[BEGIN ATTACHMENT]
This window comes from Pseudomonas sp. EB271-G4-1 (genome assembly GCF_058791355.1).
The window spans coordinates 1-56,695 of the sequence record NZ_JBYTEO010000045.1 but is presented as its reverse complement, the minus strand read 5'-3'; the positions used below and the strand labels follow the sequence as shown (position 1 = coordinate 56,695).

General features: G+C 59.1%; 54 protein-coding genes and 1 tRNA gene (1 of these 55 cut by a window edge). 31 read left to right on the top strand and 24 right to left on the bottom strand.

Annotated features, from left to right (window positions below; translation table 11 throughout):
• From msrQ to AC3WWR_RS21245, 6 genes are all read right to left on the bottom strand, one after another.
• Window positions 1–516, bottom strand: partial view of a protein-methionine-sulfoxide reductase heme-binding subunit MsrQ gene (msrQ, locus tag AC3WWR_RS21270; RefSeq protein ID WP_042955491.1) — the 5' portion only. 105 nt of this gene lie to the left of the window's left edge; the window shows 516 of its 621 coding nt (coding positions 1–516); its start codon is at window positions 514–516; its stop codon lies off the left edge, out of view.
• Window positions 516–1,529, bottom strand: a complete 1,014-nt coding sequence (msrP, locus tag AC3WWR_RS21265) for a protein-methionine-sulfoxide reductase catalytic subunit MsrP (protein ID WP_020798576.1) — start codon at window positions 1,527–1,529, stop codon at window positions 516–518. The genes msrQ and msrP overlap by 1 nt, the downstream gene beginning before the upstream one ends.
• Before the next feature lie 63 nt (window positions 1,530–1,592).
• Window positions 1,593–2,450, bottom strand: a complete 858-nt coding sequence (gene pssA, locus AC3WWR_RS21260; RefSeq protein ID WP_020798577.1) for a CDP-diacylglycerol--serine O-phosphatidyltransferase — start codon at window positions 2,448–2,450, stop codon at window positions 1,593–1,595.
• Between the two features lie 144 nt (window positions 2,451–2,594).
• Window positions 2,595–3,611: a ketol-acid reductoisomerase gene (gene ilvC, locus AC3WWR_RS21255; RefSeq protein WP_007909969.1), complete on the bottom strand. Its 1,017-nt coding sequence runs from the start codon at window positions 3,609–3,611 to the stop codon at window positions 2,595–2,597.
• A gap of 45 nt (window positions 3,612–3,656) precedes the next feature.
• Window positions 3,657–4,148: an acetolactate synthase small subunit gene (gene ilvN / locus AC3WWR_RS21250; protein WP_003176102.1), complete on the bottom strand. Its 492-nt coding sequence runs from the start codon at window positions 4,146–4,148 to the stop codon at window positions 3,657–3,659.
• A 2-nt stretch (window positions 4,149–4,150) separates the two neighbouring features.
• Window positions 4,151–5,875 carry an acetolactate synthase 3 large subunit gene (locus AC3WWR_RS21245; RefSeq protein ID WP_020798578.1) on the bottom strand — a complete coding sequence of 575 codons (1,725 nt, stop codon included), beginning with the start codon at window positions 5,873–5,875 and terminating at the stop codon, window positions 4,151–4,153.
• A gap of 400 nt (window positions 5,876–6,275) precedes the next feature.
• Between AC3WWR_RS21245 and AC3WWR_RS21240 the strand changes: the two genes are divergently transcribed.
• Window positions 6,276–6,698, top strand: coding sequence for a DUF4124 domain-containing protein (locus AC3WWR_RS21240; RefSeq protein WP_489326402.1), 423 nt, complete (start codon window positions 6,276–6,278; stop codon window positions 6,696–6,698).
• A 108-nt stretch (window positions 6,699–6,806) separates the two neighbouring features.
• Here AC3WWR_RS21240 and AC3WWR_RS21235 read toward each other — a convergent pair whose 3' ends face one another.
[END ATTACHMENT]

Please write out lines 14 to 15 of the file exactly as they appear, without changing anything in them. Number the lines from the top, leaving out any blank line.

• A 2-nt stretch (window positions 4,149–4,150) separates the two neighbouring features.
• Window positions 4,151–5,875 carry an acetolactate synthase 3 large subunit gene (locus AC3WWR_RS21245; RefSeq protein ID WP_020798578.1) on the bottom strand — a complete coding sequence of 575 codons (1,725 nt, stop codon included), beginning with the start codon at window positions 5,873–5,875 and terminating at the stop codon, window positions 4,151–4,153.